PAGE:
Tag Archives: Scott Milne

A tale of two parties

For the third weekend in a row, Vermont’s top Democrats are touring the state, rallying their voters and presenting a unified front behind Sue Minter. Pat Leahy, Peter Welch, David Zuckerman, TJ Donovan, Doug Hoffer, Beth Pearce, and Jim Condos have done more than their share to help carry Minter across the finish line.

And most crucially, Bernie Sanders, who not only spent two weekends on the stump with Minter*, he gave her a tremendous infusion of campaign cash thanks to his millions of supporters across the country. It really has been a great display of unity — far beyond anything I’d hoped for when I advocated a one-weekend Bus Tour. It’s also an impressive show of the Democrats’ political star power, the depth of their talent and the breadth of their appeal.

*This weekend, he’s campaigning for Hillary Clinton in other states. 

Meanwhile, on the other side, we’ve got Phil Scott. And, um…

Phil Scott.

Bravely soldiering on, pretty much carrying the entire VTGOP on his broad, manly shoulders. Or trying to.

Really, who else is there? What other Vermont Republican might hope to draw a crowd or inspire the voters?

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The Mormons are coming! The Mormons are coming!

To all those up in arms over Scott Milne’s planned development near Exit 1, or Jesse Sammis’ soon-to-be-downsized proposal at Exit 4, how about this one?

A wealthy Mormon developer is buying land in four towns near the Joseph Smith Memorial in hopes of building a planned community there inspired in part by the founder of the Church of Jesus Christ of Latter-day Saints.

This doesn't look at all cultish to you, does it?

This doesn’t look at all… cultish, does it?

That’s from the Valley News, which would be Vermont’s best daily newspaper if only it was headquartered in Vermont. After it published a story a few days ago, it was picked up by ol’ buddy BP at Green Mountain Daily. Since then, it’s begun to ripple outwards — as it should. This is a Big Biden Deal.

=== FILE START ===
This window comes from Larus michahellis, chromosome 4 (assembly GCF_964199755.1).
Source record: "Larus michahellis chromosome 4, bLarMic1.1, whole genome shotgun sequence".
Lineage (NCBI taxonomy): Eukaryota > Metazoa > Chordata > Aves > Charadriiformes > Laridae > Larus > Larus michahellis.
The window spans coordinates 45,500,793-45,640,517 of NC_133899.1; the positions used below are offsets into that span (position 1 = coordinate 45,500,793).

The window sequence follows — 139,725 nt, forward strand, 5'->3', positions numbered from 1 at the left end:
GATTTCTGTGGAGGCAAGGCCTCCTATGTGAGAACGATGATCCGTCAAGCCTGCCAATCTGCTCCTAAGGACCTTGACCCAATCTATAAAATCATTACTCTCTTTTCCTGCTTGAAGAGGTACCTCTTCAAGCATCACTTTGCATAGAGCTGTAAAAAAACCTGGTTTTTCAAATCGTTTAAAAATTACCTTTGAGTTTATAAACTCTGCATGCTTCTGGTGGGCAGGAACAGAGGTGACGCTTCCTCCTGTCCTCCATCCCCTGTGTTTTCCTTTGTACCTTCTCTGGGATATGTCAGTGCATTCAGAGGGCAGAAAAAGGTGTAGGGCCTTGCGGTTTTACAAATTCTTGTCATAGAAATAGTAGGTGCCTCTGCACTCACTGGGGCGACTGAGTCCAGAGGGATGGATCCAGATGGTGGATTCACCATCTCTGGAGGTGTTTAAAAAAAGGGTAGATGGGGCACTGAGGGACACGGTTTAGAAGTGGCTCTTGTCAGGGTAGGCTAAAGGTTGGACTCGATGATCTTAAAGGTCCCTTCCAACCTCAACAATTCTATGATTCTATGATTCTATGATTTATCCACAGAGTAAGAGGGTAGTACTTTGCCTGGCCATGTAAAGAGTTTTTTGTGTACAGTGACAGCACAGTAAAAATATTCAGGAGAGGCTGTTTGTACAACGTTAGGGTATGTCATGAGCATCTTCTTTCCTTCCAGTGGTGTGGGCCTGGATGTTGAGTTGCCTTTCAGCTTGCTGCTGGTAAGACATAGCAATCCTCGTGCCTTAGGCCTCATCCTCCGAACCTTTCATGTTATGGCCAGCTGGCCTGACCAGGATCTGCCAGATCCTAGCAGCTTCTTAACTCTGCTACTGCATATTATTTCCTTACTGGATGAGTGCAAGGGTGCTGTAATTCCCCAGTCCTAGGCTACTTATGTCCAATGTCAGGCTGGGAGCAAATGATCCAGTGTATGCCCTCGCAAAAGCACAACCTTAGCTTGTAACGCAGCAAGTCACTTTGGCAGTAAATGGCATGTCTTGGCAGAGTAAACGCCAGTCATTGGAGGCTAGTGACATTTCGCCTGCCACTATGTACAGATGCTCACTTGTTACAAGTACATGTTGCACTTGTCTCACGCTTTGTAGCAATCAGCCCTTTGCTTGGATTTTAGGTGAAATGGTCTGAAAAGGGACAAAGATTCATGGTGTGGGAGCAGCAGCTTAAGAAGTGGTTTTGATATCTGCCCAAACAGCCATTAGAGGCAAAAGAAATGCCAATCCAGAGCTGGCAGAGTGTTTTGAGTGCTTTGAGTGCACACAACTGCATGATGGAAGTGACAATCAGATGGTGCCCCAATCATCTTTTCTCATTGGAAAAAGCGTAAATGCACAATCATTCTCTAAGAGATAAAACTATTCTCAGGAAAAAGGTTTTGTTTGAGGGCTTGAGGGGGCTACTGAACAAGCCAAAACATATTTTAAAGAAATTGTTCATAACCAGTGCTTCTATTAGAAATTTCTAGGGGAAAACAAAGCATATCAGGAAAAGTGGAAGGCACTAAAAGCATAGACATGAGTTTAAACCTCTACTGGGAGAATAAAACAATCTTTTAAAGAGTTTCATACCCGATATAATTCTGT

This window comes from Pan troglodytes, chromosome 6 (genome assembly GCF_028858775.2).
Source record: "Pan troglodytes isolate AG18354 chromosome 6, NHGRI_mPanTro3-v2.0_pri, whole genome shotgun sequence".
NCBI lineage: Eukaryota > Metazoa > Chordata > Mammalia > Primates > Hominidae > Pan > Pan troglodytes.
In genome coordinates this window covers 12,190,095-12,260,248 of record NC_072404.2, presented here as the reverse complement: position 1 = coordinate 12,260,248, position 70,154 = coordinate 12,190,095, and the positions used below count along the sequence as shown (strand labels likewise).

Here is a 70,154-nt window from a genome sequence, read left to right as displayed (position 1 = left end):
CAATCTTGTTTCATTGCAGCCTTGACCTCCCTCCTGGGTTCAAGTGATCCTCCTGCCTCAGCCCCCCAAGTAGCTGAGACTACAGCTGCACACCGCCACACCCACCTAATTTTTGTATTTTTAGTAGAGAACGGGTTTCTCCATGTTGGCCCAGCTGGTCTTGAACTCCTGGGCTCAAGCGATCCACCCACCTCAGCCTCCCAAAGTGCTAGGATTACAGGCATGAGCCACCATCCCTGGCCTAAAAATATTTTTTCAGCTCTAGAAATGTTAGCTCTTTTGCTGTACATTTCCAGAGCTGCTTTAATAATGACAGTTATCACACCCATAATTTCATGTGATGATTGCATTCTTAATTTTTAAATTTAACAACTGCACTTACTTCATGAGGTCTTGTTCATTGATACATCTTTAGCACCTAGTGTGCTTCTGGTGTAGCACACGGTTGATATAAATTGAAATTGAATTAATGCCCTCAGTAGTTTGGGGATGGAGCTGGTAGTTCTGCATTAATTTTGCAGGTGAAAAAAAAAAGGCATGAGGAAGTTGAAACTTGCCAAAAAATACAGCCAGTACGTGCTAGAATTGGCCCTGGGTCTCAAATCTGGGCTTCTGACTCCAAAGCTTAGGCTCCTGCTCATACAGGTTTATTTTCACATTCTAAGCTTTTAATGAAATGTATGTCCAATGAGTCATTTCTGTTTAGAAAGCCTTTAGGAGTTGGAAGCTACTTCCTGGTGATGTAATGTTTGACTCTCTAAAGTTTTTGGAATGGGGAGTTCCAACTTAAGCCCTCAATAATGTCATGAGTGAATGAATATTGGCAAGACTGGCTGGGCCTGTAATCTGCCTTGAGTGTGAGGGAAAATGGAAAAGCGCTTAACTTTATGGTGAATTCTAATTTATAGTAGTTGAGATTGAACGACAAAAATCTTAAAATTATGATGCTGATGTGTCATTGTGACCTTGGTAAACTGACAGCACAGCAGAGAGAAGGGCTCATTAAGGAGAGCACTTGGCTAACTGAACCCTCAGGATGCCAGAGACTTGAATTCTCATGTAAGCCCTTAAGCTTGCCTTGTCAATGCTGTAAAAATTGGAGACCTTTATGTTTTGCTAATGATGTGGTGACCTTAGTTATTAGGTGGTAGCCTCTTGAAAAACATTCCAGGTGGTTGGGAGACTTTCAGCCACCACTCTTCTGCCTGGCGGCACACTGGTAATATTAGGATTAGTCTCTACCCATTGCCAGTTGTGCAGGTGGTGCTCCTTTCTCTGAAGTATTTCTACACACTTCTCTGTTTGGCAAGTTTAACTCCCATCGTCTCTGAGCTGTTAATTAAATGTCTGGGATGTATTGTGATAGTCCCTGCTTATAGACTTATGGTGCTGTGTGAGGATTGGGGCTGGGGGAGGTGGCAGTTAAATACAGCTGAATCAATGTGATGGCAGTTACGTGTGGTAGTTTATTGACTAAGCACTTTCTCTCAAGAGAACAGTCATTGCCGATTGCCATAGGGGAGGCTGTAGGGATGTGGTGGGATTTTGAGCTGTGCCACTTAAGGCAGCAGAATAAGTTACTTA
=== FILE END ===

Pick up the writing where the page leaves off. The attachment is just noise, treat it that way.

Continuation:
David Hall has already bought some 900 acores in Royalton, Sharon, Strafford and Tunbridge. His goal is to build a massive development housing “as many as 20,000 people within a few square miles.”

Geesh, talk about changing the Vermont landscape. If fully populated, his hypothetical Mormontown would be the third-largest community in Vermont. Not that we have to panic just yet; he’s looking 30-50 years down the road.

But still. His NewVista Foundation has already invested more than three and a half million dollars in land purchases, and “has about $100 million at its disposal.” That’s enough to carry out the plan, for sure.

If this were to come to pass, it would completely change the character of what is now a largely rural area nestled in the crook of I-89. It would probably lead to continuous development from this area to the Upper Valley. Scott Milne’s plan is dwarfed by comparison.

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Cautionary notes on the Phil Scott inevitability: The numbers game

Submitted for your consideration, two politicians. One is widely seen as a failure; the other, a stunning success.

Now, two numbers: 110,970 and 87,075.

Finally, we raise the curtain.

The first politico is Randy Brock. He won 110,970 votes in his “disastrous” 2012 run for governor.

The second is Scott Milne. He garnered 87,075 votes in his 2014 near-victory.

Randy Brock the “failure” outpolled Scott Milne the “success” by nearly 24,000 votes.

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Ooh, Republican slapfight!